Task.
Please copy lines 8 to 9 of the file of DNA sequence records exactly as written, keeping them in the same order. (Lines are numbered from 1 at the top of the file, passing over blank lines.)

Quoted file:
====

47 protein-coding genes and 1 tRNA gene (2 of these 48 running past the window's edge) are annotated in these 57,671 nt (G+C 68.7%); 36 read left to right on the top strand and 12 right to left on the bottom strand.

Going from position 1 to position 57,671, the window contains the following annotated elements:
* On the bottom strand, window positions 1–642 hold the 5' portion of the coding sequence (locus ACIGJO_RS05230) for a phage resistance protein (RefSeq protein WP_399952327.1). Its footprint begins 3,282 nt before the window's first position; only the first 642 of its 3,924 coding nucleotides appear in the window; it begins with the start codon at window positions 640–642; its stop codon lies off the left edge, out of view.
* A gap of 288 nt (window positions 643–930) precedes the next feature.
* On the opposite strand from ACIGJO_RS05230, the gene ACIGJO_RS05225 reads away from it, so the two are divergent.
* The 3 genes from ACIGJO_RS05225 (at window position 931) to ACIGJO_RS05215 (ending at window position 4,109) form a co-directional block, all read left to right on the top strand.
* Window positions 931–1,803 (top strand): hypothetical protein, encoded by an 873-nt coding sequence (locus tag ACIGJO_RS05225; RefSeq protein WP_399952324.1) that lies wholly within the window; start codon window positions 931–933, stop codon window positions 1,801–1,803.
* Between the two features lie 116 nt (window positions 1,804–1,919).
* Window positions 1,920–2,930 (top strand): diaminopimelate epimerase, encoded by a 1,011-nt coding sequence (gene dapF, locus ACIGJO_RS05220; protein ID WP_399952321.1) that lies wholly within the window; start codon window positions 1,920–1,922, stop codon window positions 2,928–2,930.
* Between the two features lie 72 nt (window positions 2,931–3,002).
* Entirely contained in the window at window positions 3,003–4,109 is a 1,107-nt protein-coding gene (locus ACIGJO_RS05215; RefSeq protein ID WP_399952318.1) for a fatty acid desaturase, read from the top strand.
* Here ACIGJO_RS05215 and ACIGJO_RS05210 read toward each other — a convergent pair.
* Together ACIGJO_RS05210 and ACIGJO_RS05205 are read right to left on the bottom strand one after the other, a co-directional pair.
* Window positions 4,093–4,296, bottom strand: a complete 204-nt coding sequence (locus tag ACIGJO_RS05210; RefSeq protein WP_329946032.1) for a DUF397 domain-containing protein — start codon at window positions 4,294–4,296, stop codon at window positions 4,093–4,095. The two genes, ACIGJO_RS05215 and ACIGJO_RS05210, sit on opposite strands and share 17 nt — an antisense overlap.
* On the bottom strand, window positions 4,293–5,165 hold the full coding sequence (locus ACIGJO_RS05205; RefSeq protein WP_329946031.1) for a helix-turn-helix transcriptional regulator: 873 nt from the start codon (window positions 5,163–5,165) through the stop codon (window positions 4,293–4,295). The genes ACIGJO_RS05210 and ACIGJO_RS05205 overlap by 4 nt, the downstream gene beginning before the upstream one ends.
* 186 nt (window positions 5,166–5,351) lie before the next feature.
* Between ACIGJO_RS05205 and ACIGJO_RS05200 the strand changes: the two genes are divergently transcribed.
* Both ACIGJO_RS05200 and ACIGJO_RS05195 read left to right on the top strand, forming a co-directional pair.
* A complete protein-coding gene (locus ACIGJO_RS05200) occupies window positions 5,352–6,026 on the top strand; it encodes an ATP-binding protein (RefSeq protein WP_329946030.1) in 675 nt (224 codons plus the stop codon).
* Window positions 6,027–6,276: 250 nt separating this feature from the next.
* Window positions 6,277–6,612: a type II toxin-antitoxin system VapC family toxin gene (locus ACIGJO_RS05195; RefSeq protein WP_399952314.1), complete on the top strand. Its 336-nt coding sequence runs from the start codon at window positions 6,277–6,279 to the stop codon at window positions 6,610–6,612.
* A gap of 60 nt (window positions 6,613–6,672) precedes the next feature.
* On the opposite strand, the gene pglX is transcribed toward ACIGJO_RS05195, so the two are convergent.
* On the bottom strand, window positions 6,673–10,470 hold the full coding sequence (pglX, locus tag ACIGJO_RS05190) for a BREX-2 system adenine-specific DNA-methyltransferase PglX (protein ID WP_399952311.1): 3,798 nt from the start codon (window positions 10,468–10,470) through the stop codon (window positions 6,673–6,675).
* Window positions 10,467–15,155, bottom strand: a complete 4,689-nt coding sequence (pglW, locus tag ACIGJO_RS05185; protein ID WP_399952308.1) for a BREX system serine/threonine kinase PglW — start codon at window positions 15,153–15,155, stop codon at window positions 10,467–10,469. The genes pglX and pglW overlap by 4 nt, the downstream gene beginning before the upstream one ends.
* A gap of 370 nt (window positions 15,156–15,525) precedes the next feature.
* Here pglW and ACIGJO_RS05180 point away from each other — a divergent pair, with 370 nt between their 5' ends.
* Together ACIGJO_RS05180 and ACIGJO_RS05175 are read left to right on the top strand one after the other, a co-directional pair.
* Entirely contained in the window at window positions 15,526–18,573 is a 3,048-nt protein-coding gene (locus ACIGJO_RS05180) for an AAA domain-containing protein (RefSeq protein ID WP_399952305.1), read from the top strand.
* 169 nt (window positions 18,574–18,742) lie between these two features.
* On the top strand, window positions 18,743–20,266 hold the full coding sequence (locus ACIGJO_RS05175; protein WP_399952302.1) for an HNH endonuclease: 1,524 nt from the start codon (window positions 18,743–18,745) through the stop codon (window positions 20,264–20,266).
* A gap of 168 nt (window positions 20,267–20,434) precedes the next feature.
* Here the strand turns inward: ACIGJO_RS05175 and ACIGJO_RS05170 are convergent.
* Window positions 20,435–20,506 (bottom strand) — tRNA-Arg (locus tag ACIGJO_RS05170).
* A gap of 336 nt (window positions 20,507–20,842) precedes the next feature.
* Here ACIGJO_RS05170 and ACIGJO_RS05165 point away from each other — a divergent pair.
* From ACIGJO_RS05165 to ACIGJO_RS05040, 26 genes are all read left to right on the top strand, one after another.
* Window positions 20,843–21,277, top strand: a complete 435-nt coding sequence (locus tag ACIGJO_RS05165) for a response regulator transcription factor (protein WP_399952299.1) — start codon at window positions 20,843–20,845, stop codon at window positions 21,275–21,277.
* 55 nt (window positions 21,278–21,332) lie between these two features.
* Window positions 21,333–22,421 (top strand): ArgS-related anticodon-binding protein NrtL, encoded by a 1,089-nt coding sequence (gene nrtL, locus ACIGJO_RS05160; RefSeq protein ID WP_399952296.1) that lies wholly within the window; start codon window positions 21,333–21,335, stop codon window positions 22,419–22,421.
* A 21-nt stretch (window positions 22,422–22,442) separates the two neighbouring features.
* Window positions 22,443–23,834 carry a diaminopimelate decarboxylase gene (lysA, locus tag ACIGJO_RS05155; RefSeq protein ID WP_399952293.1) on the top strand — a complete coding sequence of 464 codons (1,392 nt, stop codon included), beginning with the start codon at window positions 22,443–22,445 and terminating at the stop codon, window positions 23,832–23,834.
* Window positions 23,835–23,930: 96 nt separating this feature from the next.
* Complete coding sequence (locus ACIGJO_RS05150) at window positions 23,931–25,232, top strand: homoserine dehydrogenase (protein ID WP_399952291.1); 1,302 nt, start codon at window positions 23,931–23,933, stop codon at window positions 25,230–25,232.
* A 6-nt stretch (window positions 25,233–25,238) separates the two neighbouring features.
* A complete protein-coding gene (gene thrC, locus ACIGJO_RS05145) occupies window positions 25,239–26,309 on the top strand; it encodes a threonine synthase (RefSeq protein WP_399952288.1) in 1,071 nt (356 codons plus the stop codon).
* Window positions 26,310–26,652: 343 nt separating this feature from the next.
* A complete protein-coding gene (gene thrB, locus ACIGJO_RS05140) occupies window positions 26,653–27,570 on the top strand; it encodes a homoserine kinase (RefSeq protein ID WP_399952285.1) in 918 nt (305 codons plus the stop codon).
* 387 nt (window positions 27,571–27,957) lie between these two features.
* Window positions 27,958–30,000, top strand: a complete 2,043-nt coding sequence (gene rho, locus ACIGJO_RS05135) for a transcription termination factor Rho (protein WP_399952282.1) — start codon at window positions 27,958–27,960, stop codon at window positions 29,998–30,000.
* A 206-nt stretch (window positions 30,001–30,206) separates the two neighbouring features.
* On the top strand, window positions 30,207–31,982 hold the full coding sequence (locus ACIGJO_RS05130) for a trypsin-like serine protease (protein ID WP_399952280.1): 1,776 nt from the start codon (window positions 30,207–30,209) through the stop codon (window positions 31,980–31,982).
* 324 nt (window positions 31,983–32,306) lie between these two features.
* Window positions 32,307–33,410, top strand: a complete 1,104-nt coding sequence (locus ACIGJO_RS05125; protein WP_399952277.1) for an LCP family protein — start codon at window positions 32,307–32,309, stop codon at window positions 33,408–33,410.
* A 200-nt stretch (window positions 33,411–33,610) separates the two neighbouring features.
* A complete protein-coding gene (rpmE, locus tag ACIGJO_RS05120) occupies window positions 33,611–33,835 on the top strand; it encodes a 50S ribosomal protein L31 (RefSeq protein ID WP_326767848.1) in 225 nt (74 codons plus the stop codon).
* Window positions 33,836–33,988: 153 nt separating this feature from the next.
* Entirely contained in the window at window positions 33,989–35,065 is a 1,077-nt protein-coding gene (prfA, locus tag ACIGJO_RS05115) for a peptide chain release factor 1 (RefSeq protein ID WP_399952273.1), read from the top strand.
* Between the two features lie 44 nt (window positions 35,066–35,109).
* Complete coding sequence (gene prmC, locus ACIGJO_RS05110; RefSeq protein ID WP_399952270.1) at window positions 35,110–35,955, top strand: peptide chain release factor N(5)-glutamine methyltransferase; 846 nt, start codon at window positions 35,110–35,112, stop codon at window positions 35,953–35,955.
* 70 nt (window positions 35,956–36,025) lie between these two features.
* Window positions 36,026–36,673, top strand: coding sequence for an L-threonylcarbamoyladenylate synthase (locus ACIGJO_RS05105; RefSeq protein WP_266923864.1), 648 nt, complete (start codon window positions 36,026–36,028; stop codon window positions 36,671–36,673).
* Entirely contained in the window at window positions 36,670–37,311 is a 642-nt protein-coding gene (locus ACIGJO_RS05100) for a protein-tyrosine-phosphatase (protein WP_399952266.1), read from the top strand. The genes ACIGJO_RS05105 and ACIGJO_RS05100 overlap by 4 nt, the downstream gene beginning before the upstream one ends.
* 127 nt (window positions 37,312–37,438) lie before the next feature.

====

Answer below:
* Between the two features lie 116 nt (window positions 1,804–1,919).
* Window positions 1,920–2,930 (top strand): diaminopimelate epimerase, encoded by a 1,011-nt coding sequence (gene dapF, locus ACIGJO_RS05220; protein ID WP_399952321.1) that lies wholly within the window; start codon window positions 1,920–1,922, stop codon window positions 2,928–2,930.